A kitchen window. Binoculars sit on the sill alongside a row of fruit.

Lake Katrine, NY

I visit with a friend as she works to empty her mother’s house, who died just days before Christmas, and each object holds a tiny piece of Susan. I come away with several treasures lovely (a hand knitted scarf, a clay donkey to hold my garlic) and practical (a metal frog for summer flower arranging, a switchplate for the guest bedroom).

This small home was itself a downsize, and these many items are the survivors of her mother’s own earlier culling, so are a little piecemeal, each one tasked with balancing an eager backstory on its tiny shoulders. More than two of anything inspires commentary, my attempt to make knowledge in place of the knowing I hadn’t sought earlier: She must have liked Edith Wharton or She had quite a collection, here. My friend’s own childhood artwork hangs in several places, and each flutters with a colored post-it; I’ve arrived too late for those.

It’s cold, because it’s winter and why heat a home no one lives in. The lock on the front door is tricky once undone and eases open on its own, so that dried leaves fill the entryway. Space had been cleared, near the end, for equipment, and medical people, and wool rugs are still bunched funny, a trip hazard for no one. There is a tropical plant in a windowed corner, many years old, individual spears towering over a pot far too small. It has a lineage. The artist Grant Wood painted things other than American Gothic, and in 1929 his own mother sat with such a plant in her hands for a portrait. This is a cutting of that very one, migrating from the midwest to the northeast when my friend’s mom did, to be near her. It’s been claimed, and waits patiently while transport to DC is arranged. The grandfather clock was offered free to someone who can safely manage the lifting of it and it, too, will soon move on.

We eat Doritos and seltzer on the couch, us two and two dogs, and I resolve aloud to buy more art when abroad, as her mother did, shipping costs be damned. The recliner opposite us bears an indentation from her mother’s head, and the footstool, one from her heels. All of the walls are pink. I’m curious if she chose this or inherited it, but don’t find the words to ask. There are too many pens, and spoons, and bags of various sizes, as always. How can there be too many when someone is gone, when these are all that’s left, when them being trash is not possible.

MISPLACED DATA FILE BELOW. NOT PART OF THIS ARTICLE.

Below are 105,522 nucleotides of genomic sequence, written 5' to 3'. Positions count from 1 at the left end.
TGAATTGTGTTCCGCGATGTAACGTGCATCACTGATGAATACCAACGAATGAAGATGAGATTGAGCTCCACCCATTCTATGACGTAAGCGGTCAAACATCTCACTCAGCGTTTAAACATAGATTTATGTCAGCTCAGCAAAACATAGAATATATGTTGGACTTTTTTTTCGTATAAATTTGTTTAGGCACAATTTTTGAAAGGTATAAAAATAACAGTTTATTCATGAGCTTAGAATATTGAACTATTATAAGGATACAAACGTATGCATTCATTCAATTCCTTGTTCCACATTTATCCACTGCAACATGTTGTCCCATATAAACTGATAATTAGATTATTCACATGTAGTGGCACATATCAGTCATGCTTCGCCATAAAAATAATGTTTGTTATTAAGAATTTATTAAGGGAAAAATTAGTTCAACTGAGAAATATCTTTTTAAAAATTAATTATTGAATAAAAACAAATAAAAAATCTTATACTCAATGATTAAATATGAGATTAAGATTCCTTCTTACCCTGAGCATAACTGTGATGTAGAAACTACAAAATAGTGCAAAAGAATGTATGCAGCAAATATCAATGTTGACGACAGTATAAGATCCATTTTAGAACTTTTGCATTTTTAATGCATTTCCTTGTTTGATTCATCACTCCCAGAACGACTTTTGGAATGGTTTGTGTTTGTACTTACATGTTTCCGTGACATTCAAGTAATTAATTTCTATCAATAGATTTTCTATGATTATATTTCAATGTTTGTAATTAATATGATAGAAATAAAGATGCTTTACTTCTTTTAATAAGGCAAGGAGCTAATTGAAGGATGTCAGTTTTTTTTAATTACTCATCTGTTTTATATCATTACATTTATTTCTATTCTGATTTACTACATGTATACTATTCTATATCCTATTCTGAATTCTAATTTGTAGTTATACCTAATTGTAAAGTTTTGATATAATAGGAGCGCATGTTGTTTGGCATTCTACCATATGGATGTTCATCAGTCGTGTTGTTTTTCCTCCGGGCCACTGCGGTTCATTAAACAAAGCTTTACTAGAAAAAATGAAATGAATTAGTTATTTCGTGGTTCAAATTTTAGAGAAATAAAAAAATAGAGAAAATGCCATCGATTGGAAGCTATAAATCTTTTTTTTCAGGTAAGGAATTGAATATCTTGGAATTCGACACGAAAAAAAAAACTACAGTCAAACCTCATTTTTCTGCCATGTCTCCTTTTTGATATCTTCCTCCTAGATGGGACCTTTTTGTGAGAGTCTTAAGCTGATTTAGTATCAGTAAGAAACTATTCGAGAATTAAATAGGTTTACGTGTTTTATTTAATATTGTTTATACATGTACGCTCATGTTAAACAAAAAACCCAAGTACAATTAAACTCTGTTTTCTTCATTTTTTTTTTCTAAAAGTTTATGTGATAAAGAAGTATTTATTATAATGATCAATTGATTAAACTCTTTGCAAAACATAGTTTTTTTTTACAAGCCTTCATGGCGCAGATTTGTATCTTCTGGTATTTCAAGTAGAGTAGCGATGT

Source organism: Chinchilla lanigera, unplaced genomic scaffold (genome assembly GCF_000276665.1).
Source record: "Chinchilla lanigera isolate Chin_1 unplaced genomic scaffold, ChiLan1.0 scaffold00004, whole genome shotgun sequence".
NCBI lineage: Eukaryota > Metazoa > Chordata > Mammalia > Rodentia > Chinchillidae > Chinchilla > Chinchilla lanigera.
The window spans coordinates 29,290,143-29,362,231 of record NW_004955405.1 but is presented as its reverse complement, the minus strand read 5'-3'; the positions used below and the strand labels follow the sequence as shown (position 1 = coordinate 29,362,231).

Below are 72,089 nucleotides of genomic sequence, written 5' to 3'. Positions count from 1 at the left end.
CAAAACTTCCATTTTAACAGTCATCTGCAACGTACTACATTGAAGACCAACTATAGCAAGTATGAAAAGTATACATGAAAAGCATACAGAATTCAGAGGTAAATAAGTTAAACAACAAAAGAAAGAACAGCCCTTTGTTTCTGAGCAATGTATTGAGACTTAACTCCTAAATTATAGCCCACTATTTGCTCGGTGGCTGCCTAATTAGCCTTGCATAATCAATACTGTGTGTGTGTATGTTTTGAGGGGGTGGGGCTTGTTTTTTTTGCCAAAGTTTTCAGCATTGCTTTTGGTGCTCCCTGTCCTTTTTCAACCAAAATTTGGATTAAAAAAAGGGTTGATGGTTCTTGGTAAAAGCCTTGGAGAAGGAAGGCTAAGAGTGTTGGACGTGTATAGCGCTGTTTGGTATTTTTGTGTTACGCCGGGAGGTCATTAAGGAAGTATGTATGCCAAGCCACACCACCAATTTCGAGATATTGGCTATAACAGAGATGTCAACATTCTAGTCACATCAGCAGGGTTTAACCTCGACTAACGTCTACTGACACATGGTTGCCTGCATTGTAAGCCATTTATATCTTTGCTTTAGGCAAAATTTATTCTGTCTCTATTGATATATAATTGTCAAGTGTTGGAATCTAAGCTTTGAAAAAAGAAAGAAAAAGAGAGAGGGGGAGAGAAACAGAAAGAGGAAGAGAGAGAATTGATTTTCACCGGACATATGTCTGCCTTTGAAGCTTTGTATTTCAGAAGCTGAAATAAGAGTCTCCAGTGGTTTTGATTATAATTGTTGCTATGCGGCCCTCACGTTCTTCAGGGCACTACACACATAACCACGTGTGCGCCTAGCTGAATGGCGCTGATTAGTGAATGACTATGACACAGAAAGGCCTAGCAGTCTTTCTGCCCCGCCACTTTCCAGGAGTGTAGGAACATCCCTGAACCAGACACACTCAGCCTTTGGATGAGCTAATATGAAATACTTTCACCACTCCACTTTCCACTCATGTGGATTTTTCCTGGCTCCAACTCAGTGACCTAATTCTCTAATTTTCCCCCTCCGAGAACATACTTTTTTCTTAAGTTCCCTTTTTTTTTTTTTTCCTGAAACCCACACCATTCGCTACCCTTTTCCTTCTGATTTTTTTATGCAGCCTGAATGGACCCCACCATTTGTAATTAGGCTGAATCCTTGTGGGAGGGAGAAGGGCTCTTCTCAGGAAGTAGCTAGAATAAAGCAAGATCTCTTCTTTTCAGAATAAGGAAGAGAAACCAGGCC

We drift among the things, and touch them lightly, and move some piles around. There is a forty-year-old measuring cup that suddenly appeals, so my friend puts it in her purse. She leaves behind a folded piece of paper with passwords written in her mother’s soft pencil hand and won’t realize until tomorrow that she needs it. There are folksy garden sculptures frozen into the heaving soil along the walk, but the porch light has burnt out, and we can’t see them as we leave.

This one lady was very special, we say. We slowly navigate the maze of speed bumps, me in my car and she in hers, and I watch puffs of steam appearing and disappearing on her rear window, hot breath from two four-legged souls ready for the ride, who’ve never lost anything they can remember.


Sarah Dunphy-Lelii has been teaching psychology at Bard College for 17 years, working with undergraduates (in upstate New York), preschool-aged children (in her research), and wild chimpanzees (in Kibale, Uganda). Her academic writing has appeared in journals including the Journal of Cognition and DevelopmentFolia Primatologica, and Scientific American; her creative nonfiction writing appears in places including PlumeCutBank, Passages North, Terrain, and Tupelo Quarterly.


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